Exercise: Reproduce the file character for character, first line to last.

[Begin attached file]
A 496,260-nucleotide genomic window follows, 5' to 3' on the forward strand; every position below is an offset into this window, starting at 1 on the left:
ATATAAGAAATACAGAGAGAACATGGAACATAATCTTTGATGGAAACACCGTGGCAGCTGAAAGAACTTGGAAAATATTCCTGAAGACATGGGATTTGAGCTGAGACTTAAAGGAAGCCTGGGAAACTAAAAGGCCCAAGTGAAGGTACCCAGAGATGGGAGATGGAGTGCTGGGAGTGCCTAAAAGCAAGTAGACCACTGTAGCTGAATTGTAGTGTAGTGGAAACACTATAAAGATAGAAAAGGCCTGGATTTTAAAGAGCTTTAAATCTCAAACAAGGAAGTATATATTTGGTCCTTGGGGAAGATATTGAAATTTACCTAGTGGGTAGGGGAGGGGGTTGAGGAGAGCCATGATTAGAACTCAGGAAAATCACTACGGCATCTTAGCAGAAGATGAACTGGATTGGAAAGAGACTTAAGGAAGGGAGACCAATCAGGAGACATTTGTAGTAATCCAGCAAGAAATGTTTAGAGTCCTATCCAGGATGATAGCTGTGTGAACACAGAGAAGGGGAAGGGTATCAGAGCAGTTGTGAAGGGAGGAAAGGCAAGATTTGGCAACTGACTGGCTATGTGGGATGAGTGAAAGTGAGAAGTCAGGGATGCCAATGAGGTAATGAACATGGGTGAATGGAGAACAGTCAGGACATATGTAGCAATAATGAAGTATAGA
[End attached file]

A 496,260-nucleotide genomic window follows, 5' to 3' on the forward strand; every position below is an offset into this window, starting at 1 on the left:
ATATAAGAAATACAGAGAGAACATGGAACATAATCTTTGATGGAAACACCGTGGCAGCTGAAAGAACTTGGAAAATATTCCTGAAGACATGGGATTTGAGCTGAGACTTAAAGGAAGCCTGGGAAACTAAAAGGCCCAAGTGAAGGTACCCAGAGATGGGAGATGGAGTGCTGGGAGTGCCTAAAAGCAAGTAGACCACTGTAGCTGAATTGTAGTGTAGTGGAAACACTATAAAGATAGAAAAGGCCTGGATTTTAAAGAGCTTTAAATCTCAAACAAGGAAGTATATATTTGGTCCTTGGGGAAGATATTGAAATTTACCTAGTGGGTAGGGGAGGGGGTTGAGGAGAGCCATGATTAGAACTCAGGAAAATCACTACGGCATCTTAGCAGAAGATGAACTGGATTGGAAAGAGACTTAAGGAAGGGAGACCAATCAGGAGACATTTGTAGTAATCCAGCAAGAAATGTTTAGAGTCCTATCCAGGATGATAGCTGTGTGAACACAGAGAAGGGGAAGGGTATCAGAGCAGTTGTGAAGGGAGGAAAGGCAAGATTTGGCAACTGACTGGCTATGTGGGATGAGTGAAAGTGAGAAGTCAGGGATGCCAATGAGGTAATGAACATGGGTGAATGGAGAACAGTCAGGACATATGTAGCAATAATGAAGTATAGA